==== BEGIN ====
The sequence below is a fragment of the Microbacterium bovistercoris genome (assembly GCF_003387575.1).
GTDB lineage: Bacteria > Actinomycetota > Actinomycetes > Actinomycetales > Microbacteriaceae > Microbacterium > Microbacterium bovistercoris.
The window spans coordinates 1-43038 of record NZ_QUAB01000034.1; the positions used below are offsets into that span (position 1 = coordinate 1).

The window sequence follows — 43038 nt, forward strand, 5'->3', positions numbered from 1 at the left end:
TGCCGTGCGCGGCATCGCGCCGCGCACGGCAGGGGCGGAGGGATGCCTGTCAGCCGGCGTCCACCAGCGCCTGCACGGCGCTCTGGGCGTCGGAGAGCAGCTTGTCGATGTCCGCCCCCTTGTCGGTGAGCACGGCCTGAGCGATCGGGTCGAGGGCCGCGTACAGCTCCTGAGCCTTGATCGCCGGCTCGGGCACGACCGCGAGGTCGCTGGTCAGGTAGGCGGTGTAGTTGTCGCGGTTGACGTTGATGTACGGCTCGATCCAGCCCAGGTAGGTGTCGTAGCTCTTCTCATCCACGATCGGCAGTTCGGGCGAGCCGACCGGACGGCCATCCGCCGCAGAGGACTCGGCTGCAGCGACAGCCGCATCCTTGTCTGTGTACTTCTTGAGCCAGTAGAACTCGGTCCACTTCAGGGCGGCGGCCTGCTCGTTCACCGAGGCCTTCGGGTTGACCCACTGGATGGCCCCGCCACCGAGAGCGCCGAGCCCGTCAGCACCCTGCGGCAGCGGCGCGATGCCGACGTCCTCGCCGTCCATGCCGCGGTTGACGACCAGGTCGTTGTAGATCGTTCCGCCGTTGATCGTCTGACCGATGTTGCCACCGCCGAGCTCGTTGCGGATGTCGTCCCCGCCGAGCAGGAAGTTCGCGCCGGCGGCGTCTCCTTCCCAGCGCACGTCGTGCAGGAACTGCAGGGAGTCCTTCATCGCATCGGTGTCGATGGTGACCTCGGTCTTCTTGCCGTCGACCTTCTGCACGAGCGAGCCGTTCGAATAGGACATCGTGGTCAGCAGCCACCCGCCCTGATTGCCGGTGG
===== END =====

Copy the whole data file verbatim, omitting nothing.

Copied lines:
The sequence below is a fragment of the Microbacterium bovistercoris genome (assembly GCF_003387575.1).
GTDB lineage: Bacteria > Actinomycetota > Actinomycetes > Actinomycetales > Microbacteriaceae > Microbacterium > Microbacterium bovistercoris.
The window spans coordinates 1-43038 of record NZ_QUAB01000034.1; the positions used below are offsets into that span (position 1 = coordinate 1).

The window sequence follows — 43038 nt, forward strand, 5'->3', positions numbered from 1 at the left end:
TGCCGTGCGCGGCATCGCGCCGCGCACGGCAGGGGCGGAGGGATGCCTGTCAGCCGGCGTCCACCAGCGCCTGCACGGCGCTCTGGGCGTCGGAGAGCAGCTTGTCGATGTCCGCCCCCTTGTCGGTGAGCACGGCCTGAGCGATCGGGTCGAGGGCCGCGTACAGCTCCTGAGCCTTGATCGCCGGCTCGGGCACGACCGCGAGGTCGCTGGTCAGGTAGGCGGTGTAGTTGTCGCGGTTGACGTTGATGTACGGCTCGATCCAGCCCAGGTAGGTGTCGTAGCTCTTCTCATCCACGATCGGCAGTTCGGGCGAGCCGACCGGACGGCCATCCGCCGCAGAGGACTCGGCTGCAGCGACAGCCGCATCCTTGTCTGTGTACTTCTTGAGCCAGTAGAACTCGGTCCACTTCAGGGCGGCGGCCTGCTCGTTCACCGAGGCCTTCGGGTTGACCCACTGGATGGCCCCGCCACCGAGAGCGCCGAGCCCGTCAGCACCCTGCGGCAGCGGCGCGATGCCGACGTCCTCGCCGTCCATGCCGCGGTTGACGACCAGGTCGTTGTAGATCGTTCCGCCGTTGATCGTCTGACCGATGTTGCCACCGCCGAGCTCGTTGCGGATGTCGTCCCCGCCGAGCAGGAAGTTCGCGCCGGCGGCGTCTCCTTCCCAGCGCACGTCGTGCAGGAACTGCAGGGAGTCCTTCATCGCATCGGTGTCGATGGTGACCTCGGTCTTCTTGCCGTCGACCTTCTGCACGAGCGAGCCGTTCGAATAGGACATCGTGGTCAGCAGCCACCCGCCCTGATTGCCGGTGG